Pros and Cons of a Becoming a Secretary
Being a secretary can be a good option for those who have good software and communication skills. Read on to learn the pros and cons of becoming a secretary and decide if it's right for you.
|Pros of Being a Secretary|
|Advancement opportunities for skilled workers*|
|Faster-than-average job growth for secretaries (12% increase by 2022)*|
|Can work in almost any field (education, healthcare, government, legal, retail, manufacturing, etc.)*|
|Can work practically anywhere*|
|Cons of Being a Secretary|
|Continuing education needed to keep current with software and office skills*|
|Lower-than-average median annual salary ($33,240 in 2014)*|
|Must be able to type and sit for long periods of time (possible eye or hand strain and stress)*|
*Source: U.S. Bureau of Labor Statistics
Job Description and Duties
Secretaries perform a variety of clerical and administrative duties using office software and equipment. Most tasks involve organizing and maintaining information used to run a company. Some common duties include answering phones; scheduling appointments and meetings; conducting research and retrieving information by phone, internet and mail; managing and preparing projects, files and paperwork; and creating spreadsheets and databases.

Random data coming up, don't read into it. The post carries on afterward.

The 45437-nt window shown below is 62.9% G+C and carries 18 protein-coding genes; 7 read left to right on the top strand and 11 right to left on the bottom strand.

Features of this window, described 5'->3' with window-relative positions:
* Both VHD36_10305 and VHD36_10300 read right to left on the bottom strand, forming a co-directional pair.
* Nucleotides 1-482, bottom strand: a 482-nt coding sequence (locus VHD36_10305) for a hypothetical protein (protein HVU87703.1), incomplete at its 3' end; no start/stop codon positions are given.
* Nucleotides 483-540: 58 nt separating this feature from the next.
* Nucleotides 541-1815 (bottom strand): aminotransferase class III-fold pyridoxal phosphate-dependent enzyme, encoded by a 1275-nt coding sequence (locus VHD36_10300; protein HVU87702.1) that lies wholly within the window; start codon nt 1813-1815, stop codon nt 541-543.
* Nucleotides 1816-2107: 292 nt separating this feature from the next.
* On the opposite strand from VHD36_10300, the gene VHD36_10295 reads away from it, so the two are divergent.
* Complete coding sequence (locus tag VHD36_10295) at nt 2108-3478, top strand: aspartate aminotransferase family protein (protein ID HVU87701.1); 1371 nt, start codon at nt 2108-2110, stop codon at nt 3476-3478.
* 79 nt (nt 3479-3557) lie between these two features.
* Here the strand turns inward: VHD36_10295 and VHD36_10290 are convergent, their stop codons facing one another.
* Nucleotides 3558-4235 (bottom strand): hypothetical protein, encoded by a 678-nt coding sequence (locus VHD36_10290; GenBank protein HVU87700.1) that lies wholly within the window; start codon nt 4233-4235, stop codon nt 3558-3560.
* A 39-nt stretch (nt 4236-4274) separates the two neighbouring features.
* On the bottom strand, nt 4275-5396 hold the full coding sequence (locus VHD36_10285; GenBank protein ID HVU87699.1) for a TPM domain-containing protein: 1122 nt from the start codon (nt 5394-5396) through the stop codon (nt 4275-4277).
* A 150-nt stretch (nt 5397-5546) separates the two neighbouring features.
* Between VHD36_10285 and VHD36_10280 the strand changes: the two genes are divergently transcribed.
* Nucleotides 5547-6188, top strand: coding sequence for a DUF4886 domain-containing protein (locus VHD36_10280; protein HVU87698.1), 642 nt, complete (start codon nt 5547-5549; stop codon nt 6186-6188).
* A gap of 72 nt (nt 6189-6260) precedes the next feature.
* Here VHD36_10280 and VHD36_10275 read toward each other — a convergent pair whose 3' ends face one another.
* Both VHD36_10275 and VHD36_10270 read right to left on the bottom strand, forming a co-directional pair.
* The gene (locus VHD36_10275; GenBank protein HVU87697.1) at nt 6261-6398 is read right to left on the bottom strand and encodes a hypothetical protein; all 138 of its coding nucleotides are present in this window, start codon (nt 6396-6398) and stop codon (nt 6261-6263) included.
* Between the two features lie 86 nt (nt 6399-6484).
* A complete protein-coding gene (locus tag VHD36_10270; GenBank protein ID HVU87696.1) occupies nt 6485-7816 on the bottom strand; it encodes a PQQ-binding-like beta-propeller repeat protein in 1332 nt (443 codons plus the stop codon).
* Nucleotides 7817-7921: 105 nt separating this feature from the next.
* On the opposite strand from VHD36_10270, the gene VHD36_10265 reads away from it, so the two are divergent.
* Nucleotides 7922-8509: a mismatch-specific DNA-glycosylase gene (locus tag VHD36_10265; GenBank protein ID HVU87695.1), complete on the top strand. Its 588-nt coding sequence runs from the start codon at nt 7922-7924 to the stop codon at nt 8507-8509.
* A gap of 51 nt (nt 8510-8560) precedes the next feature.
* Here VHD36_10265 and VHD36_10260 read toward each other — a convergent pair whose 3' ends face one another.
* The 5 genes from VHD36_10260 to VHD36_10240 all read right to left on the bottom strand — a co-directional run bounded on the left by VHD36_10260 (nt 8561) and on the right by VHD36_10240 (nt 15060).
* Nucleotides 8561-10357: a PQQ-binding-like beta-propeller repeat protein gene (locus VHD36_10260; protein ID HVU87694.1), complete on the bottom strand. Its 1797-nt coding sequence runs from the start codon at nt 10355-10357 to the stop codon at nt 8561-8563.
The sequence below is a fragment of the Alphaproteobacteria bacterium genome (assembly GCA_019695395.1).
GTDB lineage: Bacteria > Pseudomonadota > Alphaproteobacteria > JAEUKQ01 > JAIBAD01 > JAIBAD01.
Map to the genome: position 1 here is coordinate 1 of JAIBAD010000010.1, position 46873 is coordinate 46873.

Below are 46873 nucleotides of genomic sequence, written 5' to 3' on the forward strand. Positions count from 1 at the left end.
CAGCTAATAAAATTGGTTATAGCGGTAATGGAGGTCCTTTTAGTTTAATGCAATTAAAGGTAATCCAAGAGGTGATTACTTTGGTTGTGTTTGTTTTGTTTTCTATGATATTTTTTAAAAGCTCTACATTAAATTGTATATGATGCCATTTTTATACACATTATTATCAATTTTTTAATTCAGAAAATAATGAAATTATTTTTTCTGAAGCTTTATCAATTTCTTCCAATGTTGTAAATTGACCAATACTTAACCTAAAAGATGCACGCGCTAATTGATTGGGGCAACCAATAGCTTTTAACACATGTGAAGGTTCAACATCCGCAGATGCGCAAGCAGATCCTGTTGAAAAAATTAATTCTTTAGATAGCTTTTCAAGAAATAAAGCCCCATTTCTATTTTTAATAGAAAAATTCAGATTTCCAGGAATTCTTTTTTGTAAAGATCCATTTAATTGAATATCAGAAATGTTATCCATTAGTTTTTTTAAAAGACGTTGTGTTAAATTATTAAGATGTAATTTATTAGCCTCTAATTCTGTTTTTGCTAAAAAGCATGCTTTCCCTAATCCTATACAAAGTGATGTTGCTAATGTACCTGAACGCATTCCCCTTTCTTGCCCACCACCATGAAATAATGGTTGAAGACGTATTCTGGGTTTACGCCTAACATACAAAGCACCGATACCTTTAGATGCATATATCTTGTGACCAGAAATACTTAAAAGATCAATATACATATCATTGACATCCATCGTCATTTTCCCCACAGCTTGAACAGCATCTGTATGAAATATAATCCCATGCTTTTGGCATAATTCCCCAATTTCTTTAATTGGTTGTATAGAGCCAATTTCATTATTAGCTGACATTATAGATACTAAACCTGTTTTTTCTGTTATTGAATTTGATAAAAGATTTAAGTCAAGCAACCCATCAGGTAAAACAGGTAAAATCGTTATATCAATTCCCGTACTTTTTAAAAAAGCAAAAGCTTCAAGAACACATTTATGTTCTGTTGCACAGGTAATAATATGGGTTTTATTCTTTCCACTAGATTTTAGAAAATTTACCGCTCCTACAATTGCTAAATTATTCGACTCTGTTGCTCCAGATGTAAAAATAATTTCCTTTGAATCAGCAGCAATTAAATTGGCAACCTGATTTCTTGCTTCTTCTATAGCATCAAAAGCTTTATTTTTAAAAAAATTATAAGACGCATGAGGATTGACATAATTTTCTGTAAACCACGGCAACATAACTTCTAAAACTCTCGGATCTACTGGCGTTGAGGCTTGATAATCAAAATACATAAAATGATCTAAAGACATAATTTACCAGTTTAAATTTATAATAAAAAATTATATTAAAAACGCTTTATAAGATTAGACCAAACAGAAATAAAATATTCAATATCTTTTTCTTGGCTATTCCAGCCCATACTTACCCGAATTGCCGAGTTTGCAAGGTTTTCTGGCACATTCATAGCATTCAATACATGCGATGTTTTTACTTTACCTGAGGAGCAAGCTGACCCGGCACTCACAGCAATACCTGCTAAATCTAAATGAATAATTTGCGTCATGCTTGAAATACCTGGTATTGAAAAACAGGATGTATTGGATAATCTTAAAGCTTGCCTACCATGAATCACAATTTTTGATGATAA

Secretaries can specialize in their field as executive, legal or medical secretaries as well as administrative assistants with on-the-job training, a college degree or a professional certification. Secretaries who specialize usually earn a higher salary (the top ten percent of executive secretaries earned $71,000 annually in 2011) and perform more technical and complex tasks.
Secretaries without specialization earned a median annual wage of nearly $33,000 in 2014, according to the BLS. The postal service paid the highest annual wage for secretaries without specialization in 2014, at close to $55,000. The median annual wage for executive secretaries or administrative assistants was over $51,000, and the median annual wage for legal secretaries was over $42,000 in 2014. Virtual assistants, who perform freelance or contract work from a location outside the office, usually bill an hourly rate from $10-$31, depending on the skill level required.
What Are the Requirements?
Education requirements for secretary positions vary depending on the specialization, but most employers require candidates to have a high school diploma and office software skills. Some employers prefer executive secretaries to have a college degree in the field. Most secretaries learn advanced skills on the job or through training programs at community colleges as well as vocational or online schools.
Job Postings from Real Employers
Most specialized secretary positions require previous office experience, particularly with office software. Here are some examples of job listings posted by employers in March 2012:
- A radio station in West Virginia advertised for a secretary/receptionist to perform office operations full time. No degree requirements were specified, but MS Word, PowerPoint, Excel and PhotoShop skills were required. Attention to detail and the ability to multitask were additional requirements.